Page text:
exit), the exit reason and the stack-trace. There is no specific type for exceptions.
- The spec for the
(catch error-type error & body), where
error-typeis one of the keywords
_. The last one will catch all the error types.
- Vars are not reified as in Clojure, they are more similar to what ClojureScript does, which returns compile time information about the var.
lockingare not implemented.
Macro in Clojerl work the same as in Clojure.
Other Useful Functions and Macros
- Regex support is the one provided by the
nil's type is
clojerl.Nil. It is equivalent to
- All integers are Erlang integers (arbitrary precision).
- Strings are UTF-8 encoded Erlang binaries.
- Characters are single-char strings.
- Clojerl uses the same hash computations as Clojure.
- When possible the native Erlang data structure is used (i.e. map,
- List uses an Erlang list.
- Vector uses the
- Map uses an Erlang map.
- Sorted Maps use Robert Virding's implementation of red-black trees.
- Sets use Erlang maps.
- StructMap and ArrayMap are currently not implemented.
extend-protocolwork as in Clojure.
- Protocols are not reified as in Clojure, there are no runtime protocol objects.
- Some reflective capabilities (
satisfies?) work as in Clojure.
extendis not implemented.
reifyis not implemented.
- Seqs are the same as in Clojure.
Transient Data Structures
Transients are currently not implemeted.
Transducers are currently not implemeted.
Multimethods and Hierarchies
- Multimethods works as in Clojure.
- Hierarchies are not implemented.
Works as in Clojure for all the same data structures, except for
Anonymous functions are compiled into Erlang closures, for which there is no way to bolt arbitrary information.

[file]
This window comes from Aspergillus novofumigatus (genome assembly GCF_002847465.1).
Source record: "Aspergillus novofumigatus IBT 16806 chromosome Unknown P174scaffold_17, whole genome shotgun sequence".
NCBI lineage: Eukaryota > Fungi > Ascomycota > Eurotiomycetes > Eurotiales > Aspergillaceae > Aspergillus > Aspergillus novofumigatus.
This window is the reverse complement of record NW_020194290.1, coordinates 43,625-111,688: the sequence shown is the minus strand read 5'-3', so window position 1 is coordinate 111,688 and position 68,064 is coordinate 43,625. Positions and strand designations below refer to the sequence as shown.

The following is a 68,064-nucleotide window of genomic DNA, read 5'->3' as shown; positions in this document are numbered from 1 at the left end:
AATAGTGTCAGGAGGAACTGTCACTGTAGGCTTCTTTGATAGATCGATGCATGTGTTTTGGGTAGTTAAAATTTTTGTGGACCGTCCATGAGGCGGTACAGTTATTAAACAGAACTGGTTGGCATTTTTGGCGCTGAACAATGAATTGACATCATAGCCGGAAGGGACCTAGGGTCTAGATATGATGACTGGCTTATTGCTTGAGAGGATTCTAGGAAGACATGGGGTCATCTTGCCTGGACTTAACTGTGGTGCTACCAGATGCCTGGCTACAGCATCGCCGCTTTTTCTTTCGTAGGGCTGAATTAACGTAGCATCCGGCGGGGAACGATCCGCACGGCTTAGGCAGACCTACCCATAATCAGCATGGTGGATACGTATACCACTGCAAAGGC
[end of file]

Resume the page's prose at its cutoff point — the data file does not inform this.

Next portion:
Namespaces are compiled into Erlang modules. They are available at runtime for inspection, as in Clojure.
Existing Clojure libs will have to conform to the Clojerl subset in order to work in Clojerl.
Vars and the Global Environment
- Vars (i.e.
set!) work as in Clojure.
- Atoms, Refs and Agents are not currently implemented.
Refs and Transactions
Refs and Transactions are not implemented.
Agents are not implemented.
Atoms are not implemented.
Reducers are not implemented.
- Member access
- All types in Clojerl have an implementation module with the same name as the type. "Member access" is translated to a function call to the specified function in the type's module where the first argument is the value.
- Type Hinting
- There are no primitive types in Erlang so there is no use for
- Type hints are used to resolve the target's type at compile-time and avoid having to figure out at run-time.
- Simple XML support is currently not implemented.
- Calling Clojerl from Erlang
Since Clojerl namespaces are Erlang modules, calling a function from the
clojure.coremodule is as simple as:
'clojure.core':inc(1). %%= 2
Ahead-of-time Compilation and Class Generation
- Each namespace is generally compiled into one Erlang module, except
deftypeor one of the
extend-*functions is used.
gen-interface, etc. are unnecessary and unimplemented in Clojerl.
Other Included Libraries
clojure.erlang.iois an attempt to provide the same polymorphic I/O utility functions for Erlang.